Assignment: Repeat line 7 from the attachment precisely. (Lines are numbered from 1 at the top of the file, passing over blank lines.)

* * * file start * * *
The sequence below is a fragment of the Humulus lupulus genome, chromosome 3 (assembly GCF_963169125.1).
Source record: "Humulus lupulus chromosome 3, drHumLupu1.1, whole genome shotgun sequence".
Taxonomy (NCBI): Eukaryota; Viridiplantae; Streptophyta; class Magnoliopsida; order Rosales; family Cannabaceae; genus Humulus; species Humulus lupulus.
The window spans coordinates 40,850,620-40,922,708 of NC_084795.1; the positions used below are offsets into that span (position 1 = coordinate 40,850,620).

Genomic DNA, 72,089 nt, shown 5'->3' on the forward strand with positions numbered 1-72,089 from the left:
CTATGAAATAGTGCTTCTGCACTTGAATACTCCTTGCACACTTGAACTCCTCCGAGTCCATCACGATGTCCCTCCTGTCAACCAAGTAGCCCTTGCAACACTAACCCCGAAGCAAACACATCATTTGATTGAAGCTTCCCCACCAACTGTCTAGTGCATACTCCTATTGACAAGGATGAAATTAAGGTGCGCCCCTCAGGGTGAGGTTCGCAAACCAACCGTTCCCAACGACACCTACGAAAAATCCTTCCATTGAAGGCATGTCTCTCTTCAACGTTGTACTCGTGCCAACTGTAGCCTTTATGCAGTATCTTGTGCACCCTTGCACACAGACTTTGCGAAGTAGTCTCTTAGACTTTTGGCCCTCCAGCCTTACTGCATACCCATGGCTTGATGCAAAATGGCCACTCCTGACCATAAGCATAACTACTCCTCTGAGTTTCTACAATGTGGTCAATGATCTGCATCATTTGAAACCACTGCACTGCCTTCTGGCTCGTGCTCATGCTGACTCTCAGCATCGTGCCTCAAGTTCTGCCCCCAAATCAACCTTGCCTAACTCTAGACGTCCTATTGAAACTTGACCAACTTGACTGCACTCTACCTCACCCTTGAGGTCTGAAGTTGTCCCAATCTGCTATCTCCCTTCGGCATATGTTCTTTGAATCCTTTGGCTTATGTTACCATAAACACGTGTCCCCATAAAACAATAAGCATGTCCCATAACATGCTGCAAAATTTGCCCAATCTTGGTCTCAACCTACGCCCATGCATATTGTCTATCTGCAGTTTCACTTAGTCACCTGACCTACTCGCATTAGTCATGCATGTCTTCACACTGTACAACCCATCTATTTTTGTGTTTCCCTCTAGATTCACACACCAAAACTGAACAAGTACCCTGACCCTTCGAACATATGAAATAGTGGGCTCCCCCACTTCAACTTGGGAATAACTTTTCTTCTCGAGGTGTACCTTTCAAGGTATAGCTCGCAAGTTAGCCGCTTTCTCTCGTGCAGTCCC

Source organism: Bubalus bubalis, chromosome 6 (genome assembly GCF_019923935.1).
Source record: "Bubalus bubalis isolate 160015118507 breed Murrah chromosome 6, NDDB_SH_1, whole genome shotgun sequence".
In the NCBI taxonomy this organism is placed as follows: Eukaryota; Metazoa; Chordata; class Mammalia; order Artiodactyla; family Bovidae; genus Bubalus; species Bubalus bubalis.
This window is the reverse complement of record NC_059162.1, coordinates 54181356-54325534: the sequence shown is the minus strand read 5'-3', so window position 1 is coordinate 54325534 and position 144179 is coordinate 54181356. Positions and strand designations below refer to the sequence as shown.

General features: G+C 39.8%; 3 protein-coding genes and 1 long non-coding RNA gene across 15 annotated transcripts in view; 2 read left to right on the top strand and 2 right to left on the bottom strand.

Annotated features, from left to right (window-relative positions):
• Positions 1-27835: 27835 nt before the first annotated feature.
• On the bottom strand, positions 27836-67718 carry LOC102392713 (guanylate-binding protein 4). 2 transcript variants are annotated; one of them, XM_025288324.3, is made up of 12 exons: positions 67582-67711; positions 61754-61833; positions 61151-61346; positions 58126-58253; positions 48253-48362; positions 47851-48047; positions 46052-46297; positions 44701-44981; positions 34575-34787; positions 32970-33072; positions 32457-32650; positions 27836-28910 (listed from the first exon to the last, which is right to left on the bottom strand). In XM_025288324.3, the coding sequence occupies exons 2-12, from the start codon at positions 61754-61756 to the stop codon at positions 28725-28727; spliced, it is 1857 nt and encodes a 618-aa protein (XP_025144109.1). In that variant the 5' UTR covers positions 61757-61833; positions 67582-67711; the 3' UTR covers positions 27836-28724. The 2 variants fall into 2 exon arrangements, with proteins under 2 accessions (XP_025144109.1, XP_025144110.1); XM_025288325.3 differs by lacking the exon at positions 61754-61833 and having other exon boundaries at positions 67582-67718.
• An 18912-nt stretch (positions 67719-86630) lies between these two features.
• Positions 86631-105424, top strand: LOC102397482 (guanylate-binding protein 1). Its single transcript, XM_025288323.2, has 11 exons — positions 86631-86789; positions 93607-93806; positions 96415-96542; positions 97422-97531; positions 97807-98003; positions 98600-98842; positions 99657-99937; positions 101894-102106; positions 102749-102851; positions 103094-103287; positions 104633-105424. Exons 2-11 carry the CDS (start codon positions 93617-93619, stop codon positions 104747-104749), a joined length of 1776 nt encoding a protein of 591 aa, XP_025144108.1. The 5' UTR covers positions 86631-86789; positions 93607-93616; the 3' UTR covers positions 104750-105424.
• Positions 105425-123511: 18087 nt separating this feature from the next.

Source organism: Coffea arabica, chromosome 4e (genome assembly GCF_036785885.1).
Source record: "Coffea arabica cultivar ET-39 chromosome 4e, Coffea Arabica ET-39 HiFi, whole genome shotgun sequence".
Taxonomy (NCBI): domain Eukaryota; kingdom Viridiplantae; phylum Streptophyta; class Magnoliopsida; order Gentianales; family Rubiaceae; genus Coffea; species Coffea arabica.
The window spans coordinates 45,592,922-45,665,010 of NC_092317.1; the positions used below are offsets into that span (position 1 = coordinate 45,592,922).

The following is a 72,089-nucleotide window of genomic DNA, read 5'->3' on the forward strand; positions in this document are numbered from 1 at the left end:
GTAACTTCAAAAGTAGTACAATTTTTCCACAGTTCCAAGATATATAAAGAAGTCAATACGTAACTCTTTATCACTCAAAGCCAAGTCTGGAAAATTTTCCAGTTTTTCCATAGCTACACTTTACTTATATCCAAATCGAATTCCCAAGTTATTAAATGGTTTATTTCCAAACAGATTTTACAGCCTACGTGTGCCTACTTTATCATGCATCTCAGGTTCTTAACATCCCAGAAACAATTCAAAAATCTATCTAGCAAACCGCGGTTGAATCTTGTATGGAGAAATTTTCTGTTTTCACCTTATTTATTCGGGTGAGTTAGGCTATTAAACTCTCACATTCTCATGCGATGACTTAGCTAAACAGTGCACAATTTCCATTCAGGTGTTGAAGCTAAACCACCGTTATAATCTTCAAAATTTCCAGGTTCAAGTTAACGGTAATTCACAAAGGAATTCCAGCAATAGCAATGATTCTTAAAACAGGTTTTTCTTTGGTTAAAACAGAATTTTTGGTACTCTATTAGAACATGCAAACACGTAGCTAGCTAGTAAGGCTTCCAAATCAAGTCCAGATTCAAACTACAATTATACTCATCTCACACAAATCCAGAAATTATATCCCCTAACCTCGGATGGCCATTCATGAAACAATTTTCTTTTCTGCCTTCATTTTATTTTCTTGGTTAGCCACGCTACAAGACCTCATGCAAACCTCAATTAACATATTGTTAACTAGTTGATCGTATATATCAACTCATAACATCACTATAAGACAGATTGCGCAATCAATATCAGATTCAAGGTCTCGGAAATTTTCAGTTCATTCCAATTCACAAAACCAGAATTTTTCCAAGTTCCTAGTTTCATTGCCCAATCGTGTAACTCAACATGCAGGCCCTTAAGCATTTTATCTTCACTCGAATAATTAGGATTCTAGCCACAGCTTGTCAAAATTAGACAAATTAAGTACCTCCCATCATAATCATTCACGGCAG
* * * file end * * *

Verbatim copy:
Source organism: Bubalus bubalis, chromosome 6 (genome assembly GCF_019923935.1).